If there is a way to make a profit off of tragedy, someone will find it. SKYWARD #2, by Joe Henderson, Lee Garbett, and Antonio Fabela, examines this sentiment by continuing to explore the world of Willa Fowler and the social ramifications of G-Day. While most face the terror of low-g Earth each day, there’s a small group that can ignore the danger. That’s because if you have enough money to spare, you can pay for your own gravity.

SKYWARD #2 picks up with Willa Fowler right after her father reveals that he knows how to restore gravity — and the world back to the way it was. Where SKYWARD #1 focused on the father-daughter relationship that G-Day transformed, SKYWARD #2 begins to show how the rest of the world reacted.

Leave Your Gravity at the Door in SKYWARD #1

SKYWARD #2 Shows How G-Day Affected Society

SKYWARD #2 spends a good deal of its story sharing information. Yet it’s not just exposition without a purpose. SKYWARD #2 reveals three different legacies of G-Day from the people who lived the moment.

In a stunning shot that opens SKYWARD #2, we see why some people live in fear of the open sky after G-Day. There is a ring orbiting the planet of the bodies and objects lost to the sky. The dark fate of the quiet apocalypse is best represented in Willa’s father, Nathan. He refuses to leave his apartment because of fear. This conflicts with Willa’s adventurous disposition.

SKYWARD #2
Willa’s father is still trapped in G-Day. Image courtesy of Image Comics.

The story then explores the attitudes of those who live with low-gravity daily. This is Willa’s world — one that has adapted and flourished despite the danger of low-g existence. Here, fear turns into cautious respect. Willa’s manager at her courier job corroborates this. She mentions traveling to Chicago after G-Day. “So many just floated up and never stopped,” she says. She implores Willa to be sensitive to her father, something that our carefree protagonist ignores.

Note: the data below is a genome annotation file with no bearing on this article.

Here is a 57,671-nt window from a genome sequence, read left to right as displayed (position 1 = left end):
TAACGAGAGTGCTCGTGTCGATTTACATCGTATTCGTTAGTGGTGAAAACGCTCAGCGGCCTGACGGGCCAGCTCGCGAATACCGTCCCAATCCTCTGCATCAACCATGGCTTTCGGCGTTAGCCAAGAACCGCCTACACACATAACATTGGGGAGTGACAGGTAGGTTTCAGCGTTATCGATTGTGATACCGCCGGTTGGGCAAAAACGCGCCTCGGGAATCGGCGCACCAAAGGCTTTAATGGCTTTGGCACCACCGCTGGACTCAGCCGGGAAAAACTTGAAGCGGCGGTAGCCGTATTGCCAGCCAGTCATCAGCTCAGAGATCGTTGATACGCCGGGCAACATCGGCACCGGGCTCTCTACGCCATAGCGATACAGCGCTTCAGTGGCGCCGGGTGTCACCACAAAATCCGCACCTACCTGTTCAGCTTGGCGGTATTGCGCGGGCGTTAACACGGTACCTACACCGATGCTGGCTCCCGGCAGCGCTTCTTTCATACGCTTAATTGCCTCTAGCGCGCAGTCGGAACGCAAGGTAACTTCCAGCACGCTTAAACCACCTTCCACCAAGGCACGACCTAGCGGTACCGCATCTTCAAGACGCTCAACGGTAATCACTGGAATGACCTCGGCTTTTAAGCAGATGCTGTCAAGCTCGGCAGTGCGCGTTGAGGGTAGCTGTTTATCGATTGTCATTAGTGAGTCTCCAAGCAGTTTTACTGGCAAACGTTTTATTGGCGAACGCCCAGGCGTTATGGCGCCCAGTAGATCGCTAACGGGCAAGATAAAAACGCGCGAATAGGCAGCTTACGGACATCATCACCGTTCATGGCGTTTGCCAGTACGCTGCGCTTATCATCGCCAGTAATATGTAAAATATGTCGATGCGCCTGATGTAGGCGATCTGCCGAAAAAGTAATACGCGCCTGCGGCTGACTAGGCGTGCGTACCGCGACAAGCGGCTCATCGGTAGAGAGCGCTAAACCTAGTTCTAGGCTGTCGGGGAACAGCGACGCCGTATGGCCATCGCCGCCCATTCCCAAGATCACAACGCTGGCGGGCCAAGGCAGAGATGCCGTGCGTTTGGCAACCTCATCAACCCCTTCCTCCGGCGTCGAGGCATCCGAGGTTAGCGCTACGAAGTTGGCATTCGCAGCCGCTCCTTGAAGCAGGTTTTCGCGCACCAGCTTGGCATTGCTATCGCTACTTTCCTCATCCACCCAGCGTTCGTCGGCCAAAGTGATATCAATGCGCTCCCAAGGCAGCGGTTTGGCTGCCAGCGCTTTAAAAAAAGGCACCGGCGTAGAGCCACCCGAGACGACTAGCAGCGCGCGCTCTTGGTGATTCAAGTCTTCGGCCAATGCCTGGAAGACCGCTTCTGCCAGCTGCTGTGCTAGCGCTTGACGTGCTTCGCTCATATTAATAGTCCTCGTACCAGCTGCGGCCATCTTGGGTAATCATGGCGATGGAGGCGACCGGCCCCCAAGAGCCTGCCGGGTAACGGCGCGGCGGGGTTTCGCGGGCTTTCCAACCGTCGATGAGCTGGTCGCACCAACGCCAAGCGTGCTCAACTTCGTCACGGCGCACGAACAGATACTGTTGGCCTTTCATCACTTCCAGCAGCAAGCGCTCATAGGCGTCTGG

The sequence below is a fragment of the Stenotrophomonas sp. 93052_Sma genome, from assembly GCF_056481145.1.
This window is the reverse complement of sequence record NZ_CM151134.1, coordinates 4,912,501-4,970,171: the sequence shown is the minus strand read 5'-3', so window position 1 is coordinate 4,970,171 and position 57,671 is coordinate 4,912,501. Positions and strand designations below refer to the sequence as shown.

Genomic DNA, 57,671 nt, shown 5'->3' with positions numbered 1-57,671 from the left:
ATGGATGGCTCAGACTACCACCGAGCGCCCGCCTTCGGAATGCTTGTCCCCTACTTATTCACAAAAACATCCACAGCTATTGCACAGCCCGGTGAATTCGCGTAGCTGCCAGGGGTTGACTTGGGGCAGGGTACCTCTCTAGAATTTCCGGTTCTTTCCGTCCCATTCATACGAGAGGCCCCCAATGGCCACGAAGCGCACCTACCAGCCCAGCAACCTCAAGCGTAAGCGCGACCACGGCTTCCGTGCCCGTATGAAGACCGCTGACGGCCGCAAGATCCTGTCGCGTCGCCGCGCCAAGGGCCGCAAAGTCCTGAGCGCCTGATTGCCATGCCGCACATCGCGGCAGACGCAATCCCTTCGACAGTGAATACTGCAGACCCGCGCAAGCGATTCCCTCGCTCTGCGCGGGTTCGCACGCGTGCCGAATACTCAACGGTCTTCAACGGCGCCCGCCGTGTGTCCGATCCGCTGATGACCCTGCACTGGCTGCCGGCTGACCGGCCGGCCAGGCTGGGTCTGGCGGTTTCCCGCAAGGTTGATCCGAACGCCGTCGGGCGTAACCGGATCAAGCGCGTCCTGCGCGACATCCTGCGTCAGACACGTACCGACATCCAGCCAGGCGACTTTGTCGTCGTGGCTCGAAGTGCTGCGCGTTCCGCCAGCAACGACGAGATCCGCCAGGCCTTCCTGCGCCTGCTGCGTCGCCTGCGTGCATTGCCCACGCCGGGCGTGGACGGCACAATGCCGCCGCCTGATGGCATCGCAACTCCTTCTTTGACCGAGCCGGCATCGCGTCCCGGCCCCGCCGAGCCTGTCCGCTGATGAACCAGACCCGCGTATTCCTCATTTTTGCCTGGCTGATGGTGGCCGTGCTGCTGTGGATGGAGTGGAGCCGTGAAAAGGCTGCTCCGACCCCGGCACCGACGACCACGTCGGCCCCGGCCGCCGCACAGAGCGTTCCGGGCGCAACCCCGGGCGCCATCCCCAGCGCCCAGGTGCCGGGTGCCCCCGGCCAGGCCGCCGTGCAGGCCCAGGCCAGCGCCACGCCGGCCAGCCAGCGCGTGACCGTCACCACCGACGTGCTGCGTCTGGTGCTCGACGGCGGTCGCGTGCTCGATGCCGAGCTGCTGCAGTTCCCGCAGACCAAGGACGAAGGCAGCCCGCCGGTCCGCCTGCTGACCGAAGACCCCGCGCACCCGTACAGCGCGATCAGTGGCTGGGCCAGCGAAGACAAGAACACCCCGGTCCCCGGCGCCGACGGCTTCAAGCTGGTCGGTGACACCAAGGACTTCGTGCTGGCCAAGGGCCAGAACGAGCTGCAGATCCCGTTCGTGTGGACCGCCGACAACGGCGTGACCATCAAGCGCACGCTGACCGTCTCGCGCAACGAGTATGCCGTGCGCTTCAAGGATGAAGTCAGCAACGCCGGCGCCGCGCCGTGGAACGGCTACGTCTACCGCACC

Finally, there are those who can afford to ignore G-Day. When Willa learns her father worked with the scientist who profited from the low-g shift, she descends to the city streets of Chicago to talk to him. Here, the rich can purchase technology that lets them ignore the danger and worries of low-g Earth. So when she arrives with knowledge about someone who could change the society they’ve come to love, Willa discovers she is not welcome.

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Willa Fowler Continues to be Fearless

In SKYWARD #2, Willa still treats the low-g world with an attitude of invincibility and insouciance. In other words, she’s the perfect young adult.

Willa’s carefree attitude helps her remain a proactive character who is able to change the world around her. She’s not afraid to chastise her father, who would rather have her safe (but secluded). She evades and bests aggressive bouncers; she even approaches one of the wealthiest men of Chicago with complete and utter candor. Her lack of fear is her greatest power, and she leverages it at every challenge she faces.

SKYWARD #2
Willa tells her father exactly what she thinks. Image courtesy of Image Comics.